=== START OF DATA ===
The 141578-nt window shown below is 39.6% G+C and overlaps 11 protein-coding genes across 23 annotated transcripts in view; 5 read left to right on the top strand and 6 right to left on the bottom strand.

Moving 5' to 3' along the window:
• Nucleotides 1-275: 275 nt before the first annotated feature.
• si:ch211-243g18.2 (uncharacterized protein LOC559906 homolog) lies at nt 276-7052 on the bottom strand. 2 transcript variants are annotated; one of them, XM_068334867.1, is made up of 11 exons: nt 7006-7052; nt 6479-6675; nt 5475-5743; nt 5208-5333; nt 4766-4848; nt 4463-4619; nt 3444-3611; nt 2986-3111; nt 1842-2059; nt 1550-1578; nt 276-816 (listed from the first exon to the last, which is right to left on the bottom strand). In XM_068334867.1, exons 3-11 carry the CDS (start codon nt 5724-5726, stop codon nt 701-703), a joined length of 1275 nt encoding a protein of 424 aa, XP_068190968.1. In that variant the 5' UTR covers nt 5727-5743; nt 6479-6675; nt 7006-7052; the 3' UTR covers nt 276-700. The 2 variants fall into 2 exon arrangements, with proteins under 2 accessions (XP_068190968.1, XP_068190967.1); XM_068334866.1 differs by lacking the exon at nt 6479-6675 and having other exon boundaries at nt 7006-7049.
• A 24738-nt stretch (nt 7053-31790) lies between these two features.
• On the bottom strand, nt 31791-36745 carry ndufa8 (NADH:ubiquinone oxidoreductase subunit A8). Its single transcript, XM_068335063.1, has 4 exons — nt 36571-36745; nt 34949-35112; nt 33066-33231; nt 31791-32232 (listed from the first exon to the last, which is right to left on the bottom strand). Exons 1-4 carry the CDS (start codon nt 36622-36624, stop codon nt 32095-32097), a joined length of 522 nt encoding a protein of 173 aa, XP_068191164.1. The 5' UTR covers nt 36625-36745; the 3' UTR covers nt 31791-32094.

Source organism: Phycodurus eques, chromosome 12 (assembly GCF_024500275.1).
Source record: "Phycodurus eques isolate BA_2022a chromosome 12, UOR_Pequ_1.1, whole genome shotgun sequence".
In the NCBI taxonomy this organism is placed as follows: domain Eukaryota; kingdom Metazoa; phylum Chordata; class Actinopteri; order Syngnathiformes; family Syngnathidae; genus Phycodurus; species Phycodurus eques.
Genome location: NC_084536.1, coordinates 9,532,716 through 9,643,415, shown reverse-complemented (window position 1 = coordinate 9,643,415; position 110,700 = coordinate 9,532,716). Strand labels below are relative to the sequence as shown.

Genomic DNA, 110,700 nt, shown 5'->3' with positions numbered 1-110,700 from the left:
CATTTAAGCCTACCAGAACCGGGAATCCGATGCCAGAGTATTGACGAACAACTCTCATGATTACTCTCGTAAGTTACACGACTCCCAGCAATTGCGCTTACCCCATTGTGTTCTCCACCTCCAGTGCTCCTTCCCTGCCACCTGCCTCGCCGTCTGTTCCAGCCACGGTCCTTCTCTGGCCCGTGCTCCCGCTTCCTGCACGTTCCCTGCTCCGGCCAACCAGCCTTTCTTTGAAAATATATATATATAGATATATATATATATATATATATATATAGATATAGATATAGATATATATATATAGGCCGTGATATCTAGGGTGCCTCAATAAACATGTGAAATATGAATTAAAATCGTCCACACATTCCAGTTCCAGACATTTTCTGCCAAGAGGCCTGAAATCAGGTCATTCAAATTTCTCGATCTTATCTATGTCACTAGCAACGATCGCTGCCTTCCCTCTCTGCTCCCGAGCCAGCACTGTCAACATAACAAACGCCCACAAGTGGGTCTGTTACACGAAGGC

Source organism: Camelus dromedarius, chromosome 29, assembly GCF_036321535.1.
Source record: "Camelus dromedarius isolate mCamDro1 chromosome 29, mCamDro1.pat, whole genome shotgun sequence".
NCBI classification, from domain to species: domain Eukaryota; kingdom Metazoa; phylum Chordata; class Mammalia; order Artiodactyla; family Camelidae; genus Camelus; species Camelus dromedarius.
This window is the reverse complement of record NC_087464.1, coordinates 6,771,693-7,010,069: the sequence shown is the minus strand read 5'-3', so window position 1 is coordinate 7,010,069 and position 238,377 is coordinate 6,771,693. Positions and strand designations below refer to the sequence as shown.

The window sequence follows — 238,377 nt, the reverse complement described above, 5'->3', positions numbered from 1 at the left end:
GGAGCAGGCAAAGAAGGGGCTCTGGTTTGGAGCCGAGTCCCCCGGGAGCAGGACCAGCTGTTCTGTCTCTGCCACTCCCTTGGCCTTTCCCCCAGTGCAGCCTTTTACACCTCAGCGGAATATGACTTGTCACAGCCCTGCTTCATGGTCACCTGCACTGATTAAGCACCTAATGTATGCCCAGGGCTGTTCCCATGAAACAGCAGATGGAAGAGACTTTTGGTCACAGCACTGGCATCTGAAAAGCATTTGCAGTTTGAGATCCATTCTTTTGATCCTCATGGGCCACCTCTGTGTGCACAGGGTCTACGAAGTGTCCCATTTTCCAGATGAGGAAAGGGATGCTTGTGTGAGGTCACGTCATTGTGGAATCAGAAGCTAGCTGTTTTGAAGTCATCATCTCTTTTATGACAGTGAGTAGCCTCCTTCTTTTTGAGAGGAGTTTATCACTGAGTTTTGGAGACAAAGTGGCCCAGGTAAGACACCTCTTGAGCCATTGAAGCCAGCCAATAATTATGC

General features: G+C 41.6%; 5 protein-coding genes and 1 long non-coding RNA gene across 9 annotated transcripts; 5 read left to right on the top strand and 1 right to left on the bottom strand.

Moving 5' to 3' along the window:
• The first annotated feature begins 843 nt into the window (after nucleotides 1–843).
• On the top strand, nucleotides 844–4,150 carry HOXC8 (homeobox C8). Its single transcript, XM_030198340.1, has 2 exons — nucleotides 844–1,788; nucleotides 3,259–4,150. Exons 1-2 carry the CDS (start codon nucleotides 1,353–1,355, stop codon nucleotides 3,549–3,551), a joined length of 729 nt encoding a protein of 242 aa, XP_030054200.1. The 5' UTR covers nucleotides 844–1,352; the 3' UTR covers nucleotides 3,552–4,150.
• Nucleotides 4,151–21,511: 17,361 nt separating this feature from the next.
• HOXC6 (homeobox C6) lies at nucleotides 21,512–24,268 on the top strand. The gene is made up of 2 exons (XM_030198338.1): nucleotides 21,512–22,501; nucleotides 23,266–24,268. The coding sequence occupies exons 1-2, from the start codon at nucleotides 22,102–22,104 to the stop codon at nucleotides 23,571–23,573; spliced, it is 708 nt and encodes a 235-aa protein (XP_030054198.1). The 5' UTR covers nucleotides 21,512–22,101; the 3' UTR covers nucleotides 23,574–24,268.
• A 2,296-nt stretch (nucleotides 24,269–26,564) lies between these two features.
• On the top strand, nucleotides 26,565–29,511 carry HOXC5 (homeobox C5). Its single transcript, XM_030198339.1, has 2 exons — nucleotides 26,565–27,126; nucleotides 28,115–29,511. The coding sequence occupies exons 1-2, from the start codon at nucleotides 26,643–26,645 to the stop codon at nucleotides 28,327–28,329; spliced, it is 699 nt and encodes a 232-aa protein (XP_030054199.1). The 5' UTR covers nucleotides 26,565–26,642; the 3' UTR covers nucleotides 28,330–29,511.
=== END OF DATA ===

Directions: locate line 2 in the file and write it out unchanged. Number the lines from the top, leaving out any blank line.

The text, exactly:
Moving 5' to 3' along the window: